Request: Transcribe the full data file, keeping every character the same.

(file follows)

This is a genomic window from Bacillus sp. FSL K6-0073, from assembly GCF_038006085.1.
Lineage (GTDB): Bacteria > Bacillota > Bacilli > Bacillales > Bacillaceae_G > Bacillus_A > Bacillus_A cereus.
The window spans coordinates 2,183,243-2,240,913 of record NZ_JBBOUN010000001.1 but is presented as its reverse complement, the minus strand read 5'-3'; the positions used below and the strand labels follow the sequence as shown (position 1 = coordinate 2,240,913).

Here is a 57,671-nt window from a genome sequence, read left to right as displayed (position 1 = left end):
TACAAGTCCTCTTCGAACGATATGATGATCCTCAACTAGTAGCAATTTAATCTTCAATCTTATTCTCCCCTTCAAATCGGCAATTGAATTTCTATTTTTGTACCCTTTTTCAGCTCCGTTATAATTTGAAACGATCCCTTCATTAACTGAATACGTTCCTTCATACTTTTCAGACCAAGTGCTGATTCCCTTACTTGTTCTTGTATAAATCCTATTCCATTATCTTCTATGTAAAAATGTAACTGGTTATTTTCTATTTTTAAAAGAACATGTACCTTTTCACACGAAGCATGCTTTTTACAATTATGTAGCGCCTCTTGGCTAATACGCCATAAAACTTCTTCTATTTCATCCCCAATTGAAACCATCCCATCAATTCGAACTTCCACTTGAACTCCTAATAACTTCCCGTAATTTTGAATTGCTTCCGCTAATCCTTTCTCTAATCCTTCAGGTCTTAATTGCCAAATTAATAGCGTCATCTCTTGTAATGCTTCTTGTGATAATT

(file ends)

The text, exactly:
This is a genomic window from Bacillus sp. FSL K6-0073, from assembly GCF_038006085.1.
Lineage (GTDB): Bacteria > Bacillota > Bacilli > Bacillales > Bacillaceae_G > Bacillus_A > Bacillus_A cereus.
The window spans coordinates 2,183,243-2,240,913 of record NZ_JBBOUN010000001.1 but is presented as its reverse complement, the minus strand read 5'-3'; the positions used below and the strand labels follow the sequence as shown (position 1 = coordinate 2,240,913).

Here is a 57,671-nt window from a genome sequence, read left to right as displayed (position 1 = left end):
TACAAGTCCTCTTCGAACGATATGATGATCCTCAACTAGTAGCAATTTAATCTTCAATCTTATTCTCCCCTTCAAATCGGCAATTGAATTTCTATTTTTGTACCCTTTTTCAGCTCCGTTATAATTTGAAACGATCCCTTCATTAACTGAATACGTTCCTTCATACTTTTCAGACCAAGTGCTGATTCCCTTACTTGTTCTTGTATAAATCCTATTCCATTATCTTCTATGTAAAAATGTAACTGGTTATTTTCTATTTTTAAAAGAACATGTACCTTTTCACACGAAGCATGCTTTTTACAATTATGTAGCGCCTCTTGGCTAATACGCCATAAAACTTCTTCTATTTCATCCCCAATTGAAACCATCCCATCAATTCGAACTTCCACTTGAACTCCTAATAACTTCCCGTAATTTTGAATTGCTTCCGCTAATCCTTTCTCTAATCCTTCAGGTCTTAATTGCCAAATTAATAGCGTCATCTCTTGTAATGCTTCTTGTGATAATT